"I long for accountability in this city," Portland resident Mimi German testified. "Accountability for cops murdering our most vulnerable. What I see instead is a mayor asking for 93 more cops days after a man is murdered on the streets."


Wheeler, who is also the police commissioner, has called for hiring between 14 to 93 new police officers to help improve officers' response times to calls.

Portland City Council candidate Jo Ann Hardesty asked Simon to consider a fourth option to the three he posed: to declare the settlement process a failure.

“We are in crisis,” Hardesty said in court. “I want everyone to go home from an encounter with the police."

Hardesty described the video uploaded to social media that shows Portland Police officers in the moments before, during and after Elifritz was shot and killed. She said it showed “chaos.”

“What it showed was a man in mental health distress stabbing himself in the neck,” Hardesty said. “Nothing in that video showed any de-escalation tactics at all.

“If 20 police officers can’t take one man in mental health crisis into custody, then hiring 93 more police officers won’t do a darn thing,” she said.

Other members of the public called the settlement process “corrupt.” Others addressed Simon’s question more directly.

Debbie Aiona, with the League of Women Voters of Portland, said her group opposes aspects of PCCEP that close the meeting to the public.

“The League’s chief concern related to the PCCEP is the provision allowing the committee to hold its meetings behind closed doors if and when it wishes,” Aiona testified. “While this may be technically in compliance with Oregon’s public meeting law, it certainly is not consistent with its spirit.”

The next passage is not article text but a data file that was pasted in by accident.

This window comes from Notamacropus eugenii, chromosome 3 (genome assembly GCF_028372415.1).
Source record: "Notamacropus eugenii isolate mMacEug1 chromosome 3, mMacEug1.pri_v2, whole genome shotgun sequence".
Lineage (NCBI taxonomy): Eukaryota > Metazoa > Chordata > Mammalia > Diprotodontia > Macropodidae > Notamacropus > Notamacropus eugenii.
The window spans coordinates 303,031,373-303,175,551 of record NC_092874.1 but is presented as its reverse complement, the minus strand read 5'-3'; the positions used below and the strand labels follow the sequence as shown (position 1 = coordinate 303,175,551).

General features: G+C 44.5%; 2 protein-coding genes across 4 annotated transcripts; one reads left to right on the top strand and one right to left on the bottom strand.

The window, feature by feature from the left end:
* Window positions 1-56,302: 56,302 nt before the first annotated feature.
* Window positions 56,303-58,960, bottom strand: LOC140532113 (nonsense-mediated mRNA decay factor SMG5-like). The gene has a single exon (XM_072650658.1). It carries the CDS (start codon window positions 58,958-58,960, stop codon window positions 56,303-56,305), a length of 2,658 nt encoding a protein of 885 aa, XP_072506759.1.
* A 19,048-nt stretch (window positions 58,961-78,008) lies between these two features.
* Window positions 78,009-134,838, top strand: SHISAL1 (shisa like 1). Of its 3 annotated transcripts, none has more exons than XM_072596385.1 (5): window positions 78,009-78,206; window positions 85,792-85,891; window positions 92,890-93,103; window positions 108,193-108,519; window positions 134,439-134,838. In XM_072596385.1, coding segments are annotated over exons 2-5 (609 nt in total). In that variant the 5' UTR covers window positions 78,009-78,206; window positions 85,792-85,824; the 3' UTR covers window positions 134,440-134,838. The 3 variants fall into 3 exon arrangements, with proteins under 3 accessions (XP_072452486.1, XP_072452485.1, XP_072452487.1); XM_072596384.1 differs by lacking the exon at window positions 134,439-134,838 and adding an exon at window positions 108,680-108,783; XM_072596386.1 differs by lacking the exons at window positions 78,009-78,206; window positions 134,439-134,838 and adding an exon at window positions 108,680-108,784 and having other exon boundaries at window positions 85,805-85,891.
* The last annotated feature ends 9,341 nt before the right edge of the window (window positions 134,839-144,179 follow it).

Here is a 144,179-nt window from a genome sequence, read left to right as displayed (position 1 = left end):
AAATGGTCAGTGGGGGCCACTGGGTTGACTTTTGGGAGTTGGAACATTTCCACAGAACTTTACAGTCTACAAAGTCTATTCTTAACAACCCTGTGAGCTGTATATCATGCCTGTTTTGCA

Many also expressed their support for Simon and his role in the settlement process.

“Aloha to you,” Kalei Luyben said to Simon. “This room does need to mellow out, your honor.”

Luyben said Simon’s courtroom is the only place the community is welcome to speak the truth. It’s the “only place the community is welcome. It’s a hard thing for me to say and I know it’s a hard thing for you to hear.”

Related: Portland Police Chief Orders Stop To Use Of Active Gang List

It was the first such hearing for Portland's new police chief, Danielle Outlaw, who spent the day in court seated next to her new deputy chief Bob Day.

In brief remarks to the court after hearing public testimony, Outlaw pledged to be open and transparent.

"It pains me that there's so much dissonance in the community," Outlaw said.

Throughout the day, Simon asked the U.S. Department of Justice, the city and others if they had a position about whether Portland's Unity Center for Behavioral Heath was adequately funded and resourced. The center was set up in January 2017 by several health care providers to provide 24-hour emergency mental heath care.

Neither the Department of Justice nor the city said they had a position on whether the center had adequate resources.

Simon also asked whether the city knew how many people go from Unity to jail. Portland City Attorney Tracy Reeve said she didn't know, but would find out.

In his concluding remarks, Simon said he didn't know if the PCCEP would address concerns.

“I don’t know whether that will be sufficient to solve this problem, but I'm willing to give deference to the four parties," he said. "So let's give it a try."